Development of anti-tick/mite vaccines

   Ticks and poultry red mites (PRMs) are blood-sucking ectoparasites that are a serious threat to public health and animal hygiene. We are currently working on the development of the preventive strategies of these ectoparasites by vaccination.

 

 

Problems caused by ticks and the solution

   Ixodid ticks are harmful vectors for several pathogens which cause intractable infectious diseases including zoonoses. Acaricides are mainly used to control ticks. However, an alternative control strategy is necessary to reduce chemical residues/environmental pollution and a risk of acaricide-resistance. To solve these problems, we try to develop anti-tick vaccines.

   Ticks send various molecules such as immunosuppressive factors and anti-coagulation factors to the hosts to acquire the appropriate environment for blood-feeding, and then the transmission of pathogens is facilitated. Therefore, we focus on molecules present in salivary gland as vaccine candidates, because immune responses induced by vaccination of above molecules could inhibit the functions of tick molecules, and thereby, inhibit blood feeding and possibly prevent the pathogen transmission. In addition, we focus on midgut molecules, and immune responses induced by vaccination of midgut molecules could directly damage tick tissues, and thereby, increase the mortality of ticks more efficiently.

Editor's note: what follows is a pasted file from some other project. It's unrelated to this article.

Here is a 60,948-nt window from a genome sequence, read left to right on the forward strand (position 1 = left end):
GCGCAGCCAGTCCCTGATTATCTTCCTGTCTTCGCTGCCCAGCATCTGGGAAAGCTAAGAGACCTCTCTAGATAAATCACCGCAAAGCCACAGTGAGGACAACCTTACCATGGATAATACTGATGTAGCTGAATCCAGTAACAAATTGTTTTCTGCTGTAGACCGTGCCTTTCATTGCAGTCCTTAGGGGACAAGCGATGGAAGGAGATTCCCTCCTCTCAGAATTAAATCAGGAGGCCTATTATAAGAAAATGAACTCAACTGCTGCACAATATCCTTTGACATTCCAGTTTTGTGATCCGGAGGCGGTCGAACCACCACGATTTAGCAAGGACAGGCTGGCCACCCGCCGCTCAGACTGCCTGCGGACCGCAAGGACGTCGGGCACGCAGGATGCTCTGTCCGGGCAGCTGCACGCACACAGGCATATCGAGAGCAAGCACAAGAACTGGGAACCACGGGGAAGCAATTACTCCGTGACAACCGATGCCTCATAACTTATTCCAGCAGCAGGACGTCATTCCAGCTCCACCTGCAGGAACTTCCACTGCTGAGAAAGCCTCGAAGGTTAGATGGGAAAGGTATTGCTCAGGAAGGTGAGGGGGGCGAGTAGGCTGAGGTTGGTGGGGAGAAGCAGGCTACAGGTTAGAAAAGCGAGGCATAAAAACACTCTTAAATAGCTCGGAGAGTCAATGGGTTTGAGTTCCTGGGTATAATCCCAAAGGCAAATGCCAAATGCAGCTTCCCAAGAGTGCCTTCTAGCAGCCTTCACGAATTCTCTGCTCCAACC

To achieve these objectives, we search for vaccine candidates by comprehensive analysis, investigate the characteristics of these vaccine candidates, and evaluate the tick control effects by experimental vaccination. We also investigate the influence of tick molecules on the pathogen transmission.

 

 

Problems caused by poultry red mites and the solution

   Poultry red mite (PRM, Dermanyssus gallinae) is a hematophagous ectoparasitic mite of birds and the major pest of poultry farming. Blood sucking by PRMs causes severe anemia, deterioration of health condition and reduced egg production in infested chickens, and therefore, PRMs cause serious economic losses in the poultry industry. In addition, PRMs potentially transmit various pathogens and expand the infection. At present, PRMs are controlled by cleaning poultry houses and by using acaricides, but it is difficult to completely remove them if they hide in cracks. Furthermore, drug-resistant PRMs have been spread worldwide. Thus, a novel method for controlling PRMs is required. To solve these problems, we try to develop anti-mite (PRM) vaccine whose concept is to control PRMs by immune responses against PRM molecules. To achieve it, we search for vaccine candidates, investigate the functions of these proteins, and evaluate the protective efficacy by experimental vaccination. In addition, we try to develop vaccines based on viral vectors toward better immunization practice.